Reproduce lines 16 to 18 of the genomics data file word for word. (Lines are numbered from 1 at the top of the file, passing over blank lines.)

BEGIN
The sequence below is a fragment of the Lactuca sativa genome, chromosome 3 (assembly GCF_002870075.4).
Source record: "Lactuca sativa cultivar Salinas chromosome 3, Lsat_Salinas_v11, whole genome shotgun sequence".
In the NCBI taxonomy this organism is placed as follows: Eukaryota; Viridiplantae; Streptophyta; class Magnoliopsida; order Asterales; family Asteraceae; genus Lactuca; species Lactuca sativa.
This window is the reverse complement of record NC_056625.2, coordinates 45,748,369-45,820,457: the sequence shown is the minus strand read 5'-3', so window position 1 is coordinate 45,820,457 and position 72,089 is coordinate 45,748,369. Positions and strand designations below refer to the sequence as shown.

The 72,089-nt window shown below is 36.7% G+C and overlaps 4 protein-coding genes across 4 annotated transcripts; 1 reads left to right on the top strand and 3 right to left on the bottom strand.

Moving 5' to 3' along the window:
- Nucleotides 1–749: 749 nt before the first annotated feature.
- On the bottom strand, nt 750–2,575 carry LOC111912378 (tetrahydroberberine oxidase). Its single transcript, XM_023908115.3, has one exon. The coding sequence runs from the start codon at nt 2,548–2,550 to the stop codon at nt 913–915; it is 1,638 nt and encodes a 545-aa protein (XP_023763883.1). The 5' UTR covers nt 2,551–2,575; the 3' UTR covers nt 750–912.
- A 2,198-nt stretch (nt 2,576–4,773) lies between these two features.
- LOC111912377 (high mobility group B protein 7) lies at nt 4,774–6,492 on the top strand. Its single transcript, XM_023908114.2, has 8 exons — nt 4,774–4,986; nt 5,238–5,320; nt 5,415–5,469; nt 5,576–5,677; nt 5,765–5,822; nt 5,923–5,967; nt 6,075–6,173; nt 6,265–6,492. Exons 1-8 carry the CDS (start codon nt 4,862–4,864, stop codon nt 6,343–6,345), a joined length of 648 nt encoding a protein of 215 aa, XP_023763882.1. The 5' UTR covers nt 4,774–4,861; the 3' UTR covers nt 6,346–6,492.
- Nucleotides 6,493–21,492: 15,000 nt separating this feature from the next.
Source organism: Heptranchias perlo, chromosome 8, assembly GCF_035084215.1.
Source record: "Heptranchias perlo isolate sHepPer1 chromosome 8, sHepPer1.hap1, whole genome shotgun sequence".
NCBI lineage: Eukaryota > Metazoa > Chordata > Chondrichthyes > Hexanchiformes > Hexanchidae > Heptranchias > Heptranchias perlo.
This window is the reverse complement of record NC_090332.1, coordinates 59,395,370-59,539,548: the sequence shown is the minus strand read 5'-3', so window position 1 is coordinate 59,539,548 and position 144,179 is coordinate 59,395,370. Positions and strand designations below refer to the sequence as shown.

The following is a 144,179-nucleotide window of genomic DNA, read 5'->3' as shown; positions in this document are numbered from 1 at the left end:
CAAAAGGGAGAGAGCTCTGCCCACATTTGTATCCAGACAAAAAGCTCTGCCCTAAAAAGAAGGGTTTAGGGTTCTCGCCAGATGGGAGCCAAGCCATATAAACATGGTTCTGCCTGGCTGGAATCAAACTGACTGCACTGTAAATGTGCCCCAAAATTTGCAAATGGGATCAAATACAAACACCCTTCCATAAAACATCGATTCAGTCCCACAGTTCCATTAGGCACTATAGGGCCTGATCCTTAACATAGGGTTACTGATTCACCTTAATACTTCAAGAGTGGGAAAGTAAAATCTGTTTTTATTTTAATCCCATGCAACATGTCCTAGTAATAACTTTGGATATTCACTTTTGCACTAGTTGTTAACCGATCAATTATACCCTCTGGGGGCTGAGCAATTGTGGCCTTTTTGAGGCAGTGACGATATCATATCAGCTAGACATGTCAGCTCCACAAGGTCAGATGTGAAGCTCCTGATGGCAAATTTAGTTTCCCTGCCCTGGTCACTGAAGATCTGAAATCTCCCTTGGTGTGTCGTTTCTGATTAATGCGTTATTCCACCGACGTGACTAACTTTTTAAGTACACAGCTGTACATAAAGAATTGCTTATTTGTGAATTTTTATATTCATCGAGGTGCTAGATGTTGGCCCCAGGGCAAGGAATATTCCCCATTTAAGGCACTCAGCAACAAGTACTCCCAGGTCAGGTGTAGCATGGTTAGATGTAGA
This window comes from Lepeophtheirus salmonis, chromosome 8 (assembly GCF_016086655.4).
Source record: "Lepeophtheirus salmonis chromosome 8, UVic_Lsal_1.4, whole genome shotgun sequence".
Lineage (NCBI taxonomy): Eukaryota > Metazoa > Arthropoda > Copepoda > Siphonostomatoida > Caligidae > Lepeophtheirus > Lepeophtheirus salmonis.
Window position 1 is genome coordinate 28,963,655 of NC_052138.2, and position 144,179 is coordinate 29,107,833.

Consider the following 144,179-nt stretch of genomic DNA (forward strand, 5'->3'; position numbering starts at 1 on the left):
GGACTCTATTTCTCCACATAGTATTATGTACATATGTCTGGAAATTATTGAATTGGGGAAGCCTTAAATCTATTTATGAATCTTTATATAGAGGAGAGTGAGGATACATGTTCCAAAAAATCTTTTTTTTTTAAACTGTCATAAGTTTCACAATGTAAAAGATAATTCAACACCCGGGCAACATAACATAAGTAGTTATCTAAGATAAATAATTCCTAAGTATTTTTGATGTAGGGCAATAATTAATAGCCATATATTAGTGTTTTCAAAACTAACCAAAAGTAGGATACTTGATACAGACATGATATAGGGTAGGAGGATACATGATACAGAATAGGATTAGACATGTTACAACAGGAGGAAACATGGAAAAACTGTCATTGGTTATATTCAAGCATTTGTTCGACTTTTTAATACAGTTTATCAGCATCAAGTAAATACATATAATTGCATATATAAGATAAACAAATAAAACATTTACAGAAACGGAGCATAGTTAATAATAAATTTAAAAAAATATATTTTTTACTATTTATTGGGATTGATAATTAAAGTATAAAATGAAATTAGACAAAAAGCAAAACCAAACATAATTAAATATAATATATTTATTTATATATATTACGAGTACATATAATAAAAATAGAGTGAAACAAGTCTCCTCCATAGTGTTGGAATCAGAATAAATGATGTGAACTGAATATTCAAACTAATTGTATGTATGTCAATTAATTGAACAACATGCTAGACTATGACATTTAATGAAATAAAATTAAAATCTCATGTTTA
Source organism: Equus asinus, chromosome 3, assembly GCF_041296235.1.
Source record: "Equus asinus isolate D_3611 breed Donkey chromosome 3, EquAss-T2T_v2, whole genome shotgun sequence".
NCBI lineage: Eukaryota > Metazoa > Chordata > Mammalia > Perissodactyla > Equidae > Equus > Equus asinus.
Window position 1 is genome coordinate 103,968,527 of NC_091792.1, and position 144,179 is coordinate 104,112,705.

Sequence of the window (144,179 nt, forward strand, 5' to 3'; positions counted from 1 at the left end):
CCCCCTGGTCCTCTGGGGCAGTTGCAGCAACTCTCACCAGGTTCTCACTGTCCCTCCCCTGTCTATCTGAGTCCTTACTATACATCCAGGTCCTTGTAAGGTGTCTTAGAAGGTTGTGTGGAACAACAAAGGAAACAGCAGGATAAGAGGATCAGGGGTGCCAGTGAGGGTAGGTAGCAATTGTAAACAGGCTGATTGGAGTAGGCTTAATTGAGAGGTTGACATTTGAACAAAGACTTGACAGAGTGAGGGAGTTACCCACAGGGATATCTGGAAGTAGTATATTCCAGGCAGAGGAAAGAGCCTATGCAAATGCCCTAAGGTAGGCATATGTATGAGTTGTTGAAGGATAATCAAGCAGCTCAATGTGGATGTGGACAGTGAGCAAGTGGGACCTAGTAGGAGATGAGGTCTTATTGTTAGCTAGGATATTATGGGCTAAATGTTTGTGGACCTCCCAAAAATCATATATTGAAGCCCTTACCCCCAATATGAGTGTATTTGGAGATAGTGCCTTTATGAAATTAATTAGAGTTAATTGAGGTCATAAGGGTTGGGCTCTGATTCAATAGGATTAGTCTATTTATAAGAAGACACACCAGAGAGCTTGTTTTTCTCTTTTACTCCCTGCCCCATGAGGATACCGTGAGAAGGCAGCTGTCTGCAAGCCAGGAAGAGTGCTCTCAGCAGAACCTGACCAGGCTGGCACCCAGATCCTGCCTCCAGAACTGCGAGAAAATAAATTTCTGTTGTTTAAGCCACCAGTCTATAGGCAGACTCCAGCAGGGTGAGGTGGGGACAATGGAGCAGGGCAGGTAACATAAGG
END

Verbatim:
The following is a 144,179-nucleotide window of genomic DNA, read 5'->3' as shown; positions in this document are numbered from 1 at the left end:
CAAAAGGGAGAGAGCTCTGCCCACATTTGTATCCAGACAAAAAGCTCTGCCCTAAAAAGAAGGGTTTAGGGTTCTCGCCAGATGGGAGCCAAGCCATATAAACATGGTTCTGCCTGGCTGGAATCAAACTGACTGCACTGTAAATGTGCCCCAAAATTTGCAAATGGGATCAAATACAAACACCCTTCCATAAAACATCGATTCAGTCCCACAGTTCCATTAGGCACTATAGGGCCTGATCCTTAACATAGGGTTACTGATTCACCTTAATACTTCAAGAGTGGGAAAGTAAAATCTGTTTTTATTTTAATCCCATGCAACATGTCCTAGTAATAACTTTGGATATTCACTTTTGCACTAGTTGTTAACCGATCAATTATACCCTCTGGGGGCTGAGCAATTGTGGCCTTTTTGAGGCAGTGACGATATCATATCAGCTAGACATGTCAGCTCCACAAGGTCAGATGTGAAGCTCCTGATGGCAAATTTAGTTTCCCTGCCCTGGTCACTGAAGATCTGAAATCTCCCTTGGTGTGTCGTTTCTGATTAATGCGTTATTCCACCGACGTGACTAACTTTTTAAGTACACAGCTGTACATAAAGAATTGCTTATTTGTGAATTTTTATATTCATCGAGGTGCTAGATGTTGGCCCCAGGGCAAGGAATATTCCCCATTTAAGGCACTCAGCAACAAGTACTCCCAGGTCAGGTGTAGCATGGTTAGATGTAGA
This window comes from Lepeophtheirus salmonis, chromosome 8 (assembly GCF_016086655.4).